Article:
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Every part of your body, including your heart and your brain, needs oxygen to work. Oxygen is carried in the blood. Blood vessels called arteries carry oxygen-rich blood throughout the body. Both heart attack and stroke are due to problems in the arteries. The same factors that cause heart disease can make you more likely to have a stroke.
Heart attack. A heart attack is caused by blockage in an artery that carries blood to the heart muscle. If blood is blocked, that part of the heart muscle is damaged or dies.
Stroke. If an artery supplying the brain is blocked, a stroke may result. This is called an ischemic stroke. It is caused by a piece of plaque breaking loose from an artery (such as a carotid artery in the neck) or from the heart and lodging in the brain. A stroke caused by the rupture of a weakened blood vessel is called a hemorrhagic stroke.
Both heart attack and stroke are medical emergencies that can lead to serious health problems. They can even be fatal.
A healthy artery is a tube with flexible walls and a smooth inner lining. Blood flows freely through it.
Artery problems start when the inner lining gets damaged. This is often due to risk factors such as smoking and high blood pressure. These can make the artery walls stiff. Plaque, a fatty mix of cholesterol and other material, forms in the lining. This narrows the channel. Plaque can break, restricting blood flow further. It can also cause a blood clot to form. A blood clot may block the artery’s channel completely.
The good news: Making changes that make your arteries healthier will help lower your risk for both heart attack and stroke. If you have heart disease, you may need to work on a few aspects of your lifestyle. But remember that the things that are good for your arteries, heart, and brain are also good for the rest of your body.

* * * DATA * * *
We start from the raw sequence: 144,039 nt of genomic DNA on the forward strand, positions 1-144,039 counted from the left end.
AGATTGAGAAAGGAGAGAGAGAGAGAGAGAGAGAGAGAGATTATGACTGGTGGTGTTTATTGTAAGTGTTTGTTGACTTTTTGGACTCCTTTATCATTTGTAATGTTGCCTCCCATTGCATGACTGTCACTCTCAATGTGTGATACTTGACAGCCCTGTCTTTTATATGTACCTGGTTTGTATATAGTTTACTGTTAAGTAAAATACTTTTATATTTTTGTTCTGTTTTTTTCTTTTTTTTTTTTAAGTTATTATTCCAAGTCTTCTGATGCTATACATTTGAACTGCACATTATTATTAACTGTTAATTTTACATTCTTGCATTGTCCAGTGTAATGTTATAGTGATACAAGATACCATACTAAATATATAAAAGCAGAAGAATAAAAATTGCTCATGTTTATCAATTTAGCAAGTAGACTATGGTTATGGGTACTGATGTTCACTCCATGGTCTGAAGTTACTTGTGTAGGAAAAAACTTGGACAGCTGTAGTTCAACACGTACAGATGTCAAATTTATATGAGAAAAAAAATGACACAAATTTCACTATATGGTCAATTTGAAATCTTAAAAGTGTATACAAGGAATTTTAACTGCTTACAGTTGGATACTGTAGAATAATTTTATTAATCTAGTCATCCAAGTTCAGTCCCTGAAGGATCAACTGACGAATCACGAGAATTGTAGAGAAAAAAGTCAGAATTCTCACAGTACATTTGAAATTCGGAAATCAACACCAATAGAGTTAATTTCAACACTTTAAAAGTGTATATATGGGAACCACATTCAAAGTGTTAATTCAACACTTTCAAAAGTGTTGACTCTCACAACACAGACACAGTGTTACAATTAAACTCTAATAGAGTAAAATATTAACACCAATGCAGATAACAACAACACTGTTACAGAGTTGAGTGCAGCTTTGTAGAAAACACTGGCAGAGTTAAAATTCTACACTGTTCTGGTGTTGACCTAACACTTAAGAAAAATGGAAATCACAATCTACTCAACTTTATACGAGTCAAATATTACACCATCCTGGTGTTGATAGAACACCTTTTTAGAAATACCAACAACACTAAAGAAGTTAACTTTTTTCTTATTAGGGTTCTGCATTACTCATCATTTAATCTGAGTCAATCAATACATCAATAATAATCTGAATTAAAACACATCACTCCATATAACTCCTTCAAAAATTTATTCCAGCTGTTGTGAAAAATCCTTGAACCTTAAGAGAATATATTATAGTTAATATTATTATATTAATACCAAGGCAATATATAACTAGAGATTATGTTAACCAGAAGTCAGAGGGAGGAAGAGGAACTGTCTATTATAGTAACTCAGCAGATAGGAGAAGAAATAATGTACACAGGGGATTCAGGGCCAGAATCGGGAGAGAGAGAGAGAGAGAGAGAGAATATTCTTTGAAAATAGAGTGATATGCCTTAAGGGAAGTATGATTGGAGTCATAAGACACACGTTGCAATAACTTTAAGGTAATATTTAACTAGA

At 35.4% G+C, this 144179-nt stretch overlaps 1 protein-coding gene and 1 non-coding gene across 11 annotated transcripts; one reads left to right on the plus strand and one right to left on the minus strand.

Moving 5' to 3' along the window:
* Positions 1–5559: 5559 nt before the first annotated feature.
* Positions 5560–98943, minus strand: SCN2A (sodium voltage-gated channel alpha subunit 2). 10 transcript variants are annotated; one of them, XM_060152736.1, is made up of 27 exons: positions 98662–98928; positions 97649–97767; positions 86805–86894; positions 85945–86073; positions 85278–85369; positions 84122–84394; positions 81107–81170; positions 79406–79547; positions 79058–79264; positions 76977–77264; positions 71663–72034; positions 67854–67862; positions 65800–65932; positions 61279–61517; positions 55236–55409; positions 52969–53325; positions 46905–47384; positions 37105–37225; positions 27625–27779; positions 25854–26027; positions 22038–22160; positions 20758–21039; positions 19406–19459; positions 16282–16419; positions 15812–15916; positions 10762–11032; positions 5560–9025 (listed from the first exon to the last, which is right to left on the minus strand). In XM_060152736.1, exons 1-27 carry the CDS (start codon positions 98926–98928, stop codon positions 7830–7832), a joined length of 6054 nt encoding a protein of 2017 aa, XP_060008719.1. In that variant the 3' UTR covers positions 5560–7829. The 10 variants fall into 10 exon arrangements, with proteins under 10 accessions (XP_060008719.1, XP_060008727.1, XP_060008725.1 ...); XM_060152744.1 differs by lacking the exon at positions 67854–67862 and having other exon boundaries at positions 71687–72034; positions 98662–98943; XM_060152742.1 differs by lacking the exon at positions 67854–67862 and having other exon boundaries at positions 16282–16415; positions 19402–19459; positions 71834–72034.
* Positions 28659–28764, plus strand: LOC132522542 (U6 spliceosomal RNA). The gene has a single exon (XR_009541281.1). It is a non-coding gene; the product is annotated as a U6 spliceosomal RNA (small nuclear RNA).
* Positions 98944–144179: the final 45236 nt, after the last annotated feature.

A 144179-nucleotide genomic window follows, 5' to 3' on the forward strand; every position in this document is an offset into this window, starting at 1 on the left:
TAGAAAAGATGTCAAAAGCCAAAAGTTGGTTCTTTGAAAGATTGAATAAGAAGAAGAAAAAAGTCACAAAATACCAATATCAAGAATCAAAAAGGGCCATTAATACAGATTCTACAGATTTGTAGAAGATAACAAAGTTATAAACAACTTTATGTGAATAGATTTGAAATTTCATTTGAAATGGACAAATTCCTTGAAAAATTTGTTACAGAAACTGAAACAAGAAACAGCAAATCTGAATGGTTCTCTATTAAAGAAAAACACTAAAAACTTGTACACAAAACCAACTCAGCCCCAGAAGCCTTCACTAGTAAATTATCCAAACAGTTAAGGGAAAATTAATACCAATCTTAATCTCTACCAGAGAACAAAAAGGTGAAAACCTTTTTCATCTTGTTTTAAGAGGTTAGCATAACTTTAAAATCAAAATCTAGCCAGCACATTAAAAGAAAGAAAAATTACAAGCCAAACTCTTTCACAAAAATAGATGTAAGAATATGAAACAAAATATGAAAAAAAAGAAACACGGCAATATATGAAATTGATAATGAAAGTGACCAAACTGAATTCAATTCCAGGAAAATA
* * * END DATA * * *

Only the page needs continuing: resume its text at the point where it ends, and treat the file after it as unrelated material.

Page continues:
Your health care provider will work with you to modify lifestyle factors as needed to help prevent progression of atherosclerotic cardiovascular disease. This can lead to heart attack or stroke. Factors you may need to work on include:
Diet. Your health care provider will give you information on dietary changes that you may need to make based on your situation. Your provider may recommend that you see a registered dietitian for help with diet changes. Changes may include:
Reducing fat and cholesterol intake
Reducing sodium (salt) intake, especially if you have high blood pressure
Increasing your intake of fresh vegetables and fruits
Eating lean proteins, such as fish, poultry, and legumes (beans and peas) and eating less red meat and processed meats
Using low- or no-fat diary products
Using vegetable and nut oils in limited amounts
Limiting sweets and processed foods such as chips, cookies, and baked goods
Physical activity. Your health care provider may recommend that you increase your physical activity if you have not been as active as possible. Depending on your situation, your provider may advise you to include moderate to vigorous intensity activity for at least 40 minutes each day for at least 3 to 4 days per week. Examples of moderate to vigorous activity include:
Walking at a brisk pace, about 3 to 4 miles per hour
Jogging or running
Swimming or water aerobics
Riding a bike or a stationary bike
Weight management. If you are overweight or obese, your health care provider will work with you to lose weight and lower your BMI (body mass image) to a normal or near-normal level. Making diet changes and increasing physical activity can help.
Smoking. If you smoke, break the smoking habit. Enroll in a stop-smoking program t oimprove your chanages of success.
Stress. Learn stress management techniques to help you deal with stress in your home and work life.
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